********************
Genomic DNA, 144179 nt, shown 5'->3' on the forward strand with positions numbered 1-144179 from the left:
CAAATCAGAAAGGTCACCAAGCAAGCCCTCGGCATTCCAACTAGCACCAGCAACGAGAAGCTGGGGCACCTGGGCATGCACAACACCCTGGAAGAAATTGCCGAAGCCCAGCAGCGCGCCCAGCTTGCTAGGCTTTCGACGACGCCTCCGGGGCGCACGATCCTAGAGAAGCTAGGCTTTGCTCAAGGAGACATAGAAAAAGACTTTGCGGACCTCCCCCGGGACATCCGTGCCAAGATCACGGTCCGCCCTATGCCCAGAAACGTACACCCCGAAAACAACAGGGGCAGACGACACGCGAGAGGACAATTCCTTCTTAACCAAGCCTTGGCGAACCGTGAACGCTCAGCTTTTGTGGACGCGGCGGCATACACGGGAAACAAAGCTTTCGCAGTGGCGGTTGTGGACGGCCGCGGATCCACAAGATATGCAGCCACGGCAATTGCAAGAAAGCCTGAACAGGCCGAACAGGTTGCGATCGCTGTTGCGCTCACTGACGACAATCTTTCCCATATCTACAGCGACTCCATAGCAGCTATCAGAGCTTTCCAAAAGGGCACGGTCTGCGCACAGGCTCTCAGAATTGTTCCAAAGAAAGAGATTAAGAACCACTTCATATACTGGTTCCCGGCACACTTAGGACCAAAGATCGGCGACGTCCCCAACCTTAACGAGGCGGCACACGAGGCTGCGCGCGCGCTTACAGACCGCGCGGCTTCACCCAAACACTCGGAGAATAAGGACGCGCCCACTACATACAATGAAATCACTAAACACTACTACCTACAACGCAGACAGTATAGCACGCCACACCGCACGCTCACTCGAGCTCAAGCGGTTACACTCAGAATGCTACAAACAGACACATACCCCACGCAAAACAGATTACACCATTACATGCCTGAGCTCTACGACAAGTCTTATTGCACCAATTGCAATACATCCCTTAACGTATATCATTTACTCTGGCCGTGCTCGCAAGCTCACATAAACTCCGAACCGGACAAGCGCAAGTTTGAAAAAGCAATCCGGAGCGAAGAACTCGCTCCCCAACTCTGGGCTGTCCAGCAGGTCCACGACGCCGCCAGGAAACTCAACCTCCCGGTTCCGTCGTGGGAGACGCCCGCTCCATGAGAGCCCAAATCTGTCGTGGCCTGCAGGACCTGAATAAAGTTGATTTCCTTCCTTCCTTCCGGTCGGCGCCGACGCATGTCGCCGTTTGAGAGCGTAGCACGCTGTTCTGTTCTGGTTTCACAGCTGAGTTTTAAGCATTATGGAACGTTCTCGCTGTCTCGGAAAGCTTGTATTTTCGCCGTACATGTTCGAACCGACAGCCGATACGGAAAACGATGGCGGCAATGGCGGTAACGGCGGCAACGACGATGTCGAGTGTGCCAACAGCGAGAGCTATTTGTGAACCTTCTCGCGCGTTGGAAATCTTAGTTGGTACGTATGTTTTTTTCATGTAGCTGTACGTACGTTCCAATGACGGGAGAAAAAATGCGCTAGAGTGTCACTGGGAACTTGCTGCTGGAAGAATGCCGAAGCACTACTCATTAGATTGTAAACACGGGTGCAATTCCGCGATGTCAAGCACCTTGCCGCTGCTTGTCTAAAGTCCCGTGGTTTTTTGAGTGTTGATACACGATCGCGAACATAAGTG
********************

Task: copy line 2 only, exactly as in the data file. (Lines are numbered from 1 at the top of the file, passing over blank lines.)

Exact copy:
CAAATCAGAAAGGTCACCAAGCAAGCCCTCGGCATTCCAACTAGCACCAGCAACGAGAAGCTGGGGCACCTGGGCATGCACAACACCCTGGAAGAAATTGCCGAAGCCCAGCAGCGCGCCCAGCTTGCTAGGCTTTCGACGACGCCTCCGGGGCGCACGATCCTAGAGAAGCTAGGCTTTGCTCAAGGAGACATAGAAAAAGACTTTGCGGACCTCCCCCGGGACATCCGTGCCAAGATCACGGTCCGCCCTATGCCCAGAAACGTACACCCCGAAAACAACAGGGGCAGACGACACGCGAGAGGACAATTCCTTCTTAACCAAGCCTTGGCGAACCGTGAACGCTCAGCTTTTGTGGACGCGGCGGCATACACGGGAAACAAAGCTTTCGCAGTGGCGGTTGTGGACGGCCGCGGATCCACAAGATATGCAGCCACGGCAATTGCAAGAAAGCCTGAACAGGCCGAACAGGTTGCGATCGCTGTTGCGCTCACTGACGACAATCTTTCCCATATCTACAGCGACTCCATAGCAGCTATCAGAGCTTTCCAAAAGGGCACGGTCTGCGCACAGGCTCTCAGAATTGTTCCAAAGAAAGAGATTAAGAACCACTTCATATACTGGTTCCCGGCACACTTAGGACCAAAGATCGGCGACGTCCCCAACCTTAACGAGGCGGCACACGAGGCTGCGCGCGCGCTTACAGACCGCGCGGCTTCACCCAAACACTCGGAGAATAAGGACGCGCCCACTACATACAATGAAATCACTAAACACTACTACCTACAACGCAGACAGTATAGCACGCCACACCGCACGCTCACTCGAGCTCAAGCGGTTACACTCAGAATGCTACAAACAGACACATACCCCACGCAAAACAGATTACACCATTACATGCCTGAGCTCTACGACAAGTCTTATTGCACCAATTGCAATACATCCCTTAACGTATATCATTTACTCTGGCCGTGCTCGCAAGCTCACATAAACTCCGAACCGGACAAGCGCAAGTTTGAAAAAGCAATCCGGAGCGAAGAACTCGCTCCCCAACTCTGGGCTGTCCAGCAGGTCCACGACGCCGCCAGGAAACTCAACCTCCCGGTTCCGTCGTGGGAGACGCCCGCTCCATGAGAGCCCAAATCTGTCGTGGCCTGCAGGACCTGAATAAAGTTGATTTCCTTCCTTCCTTCCGGTCGGCGCCGACGCATGTCGCCGTTTGAGAGCGTAGCACGCTGTTCTGTTCTGGTTTCACAGCTGAGTTTTAAGCATTATGGAACGTTCTCGCTGTCTCGGAAAGCTTGTATTTTCGCCGTACATGTTCGAACCGACAGCCGATACGGAAAACGATGGCGGCAATGGCGGTAACGGCGGCAACGACGATGTCGAGTGTGCCAACAGCGAGAGCTATTTGTGAACCTTCTCGCGCGTTGGAAATCTTAGTTGGTACGTATGTTTTTTTCATGTAGCTGTACGTACGTTCCAATGACGGGAGAAAAAATGCGCTAGAGTGTCACTGGGAACTTGCTGCTGGAAGAATGCCGAAGCACTACTCATTAGATTGTAAACACGGGTGCAATTCCGCGATGTCAAGCACCTTGCCGCTGCTTGTCTAAAGTCCCGTGGTTTTTTGAGTGTTGATACACGATCGCGAACATAAGTG